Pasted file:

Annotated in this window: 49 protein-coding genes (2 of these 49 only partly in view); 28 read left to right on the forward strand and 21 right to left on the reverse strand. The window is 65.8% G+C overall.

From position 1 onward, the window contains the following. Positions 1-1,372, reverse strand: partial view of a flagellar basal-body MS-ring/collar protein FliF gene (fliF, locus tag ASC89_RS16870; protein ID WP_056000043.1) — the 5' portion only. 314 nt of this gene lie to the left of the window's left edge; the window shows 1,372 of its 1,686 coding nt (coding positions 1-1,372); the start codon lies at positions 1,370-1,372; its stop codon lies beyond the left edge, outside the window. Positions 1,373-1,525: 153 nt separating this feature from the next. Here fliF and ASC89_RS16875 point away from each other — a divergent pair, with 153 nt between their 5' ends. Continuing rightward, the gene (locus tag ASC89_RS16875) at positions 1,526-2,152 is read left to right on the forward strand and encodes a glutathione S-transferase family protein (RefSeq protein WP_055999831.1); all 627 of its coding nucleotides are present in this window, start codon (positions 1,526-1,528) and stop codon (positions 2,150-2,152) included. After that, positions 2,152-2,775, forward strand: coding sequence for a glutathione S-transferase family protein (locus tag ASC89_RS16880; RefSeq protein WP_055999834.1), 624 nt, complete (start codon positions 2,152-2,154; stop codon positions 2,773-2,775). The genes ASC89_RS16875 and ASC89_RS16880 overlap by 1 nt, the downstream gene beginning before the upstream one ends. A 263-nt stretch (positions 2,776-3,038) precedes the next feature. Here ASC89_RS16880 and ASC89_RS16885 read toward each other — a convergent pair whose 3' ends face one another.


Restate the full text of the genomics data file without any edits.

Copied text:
Annotated in this window: 49 protein-coding genes (2 of these 49 only partly in view); 28 read left to right on the forward strand and 21 right to left on the reverse strand. The window is 65.8% G+C overall.

From position 1 onward, the window contains the following. Positions 1-1,372, reverse strand: partial view of a flagellar basal-body MS-ring/collar protein FliF gene (fliF, locus tag ASC89_RS16870; protein ID WP_056000043.1) — the 5' portion only. 314 nt of this gene lie to the left of the window's left edge; the window shows 1,372 of its 1,686 coding nt (coding positions 1-1,372); the start codon lies at positions 1,370-1,372; its stop codon lies beyond the left edge, outside the window. Positions 1,373-1,525: 153 nt separating this feature from the next. Here fliF and ASC89_RS16875 point away from each other — a divergent pair, with 153 nt between their 5' ends. Continuing rightward, the gene (locus tag ASC89_RS16875) at positions 1,526-2,152 is read left to right on the forward strand and encodes a glutathione S-transferase family protein (RefSeq protein WP_055999831.1); all 627 of its coding nucleotides are present in this window, start codon (positions 1,526-1,528) and stop codon (positions 2,150-2,152) included. After that, positions 2,152-2,775, forward strand: coding sequence for a glutathione S-transferase family protein (locus tag ASC89_RS16880; RefSeq protein WP_055999834.1), 624 nt, complete (start codon positions 2,152-2,154; stop codon positions 2,773-2,775). The genes ASC89_RS16875 and ASC89_RS16880 overlap by 1 nt, the downstream gene beginning before the upstream one ends. A 263-nt stretch (positions 2,776-3,038) precedes the next feature. Here ASC89_RS16880 and ASC89_RS16885 read toward each other — a convergent pair whose 3' ends face one another.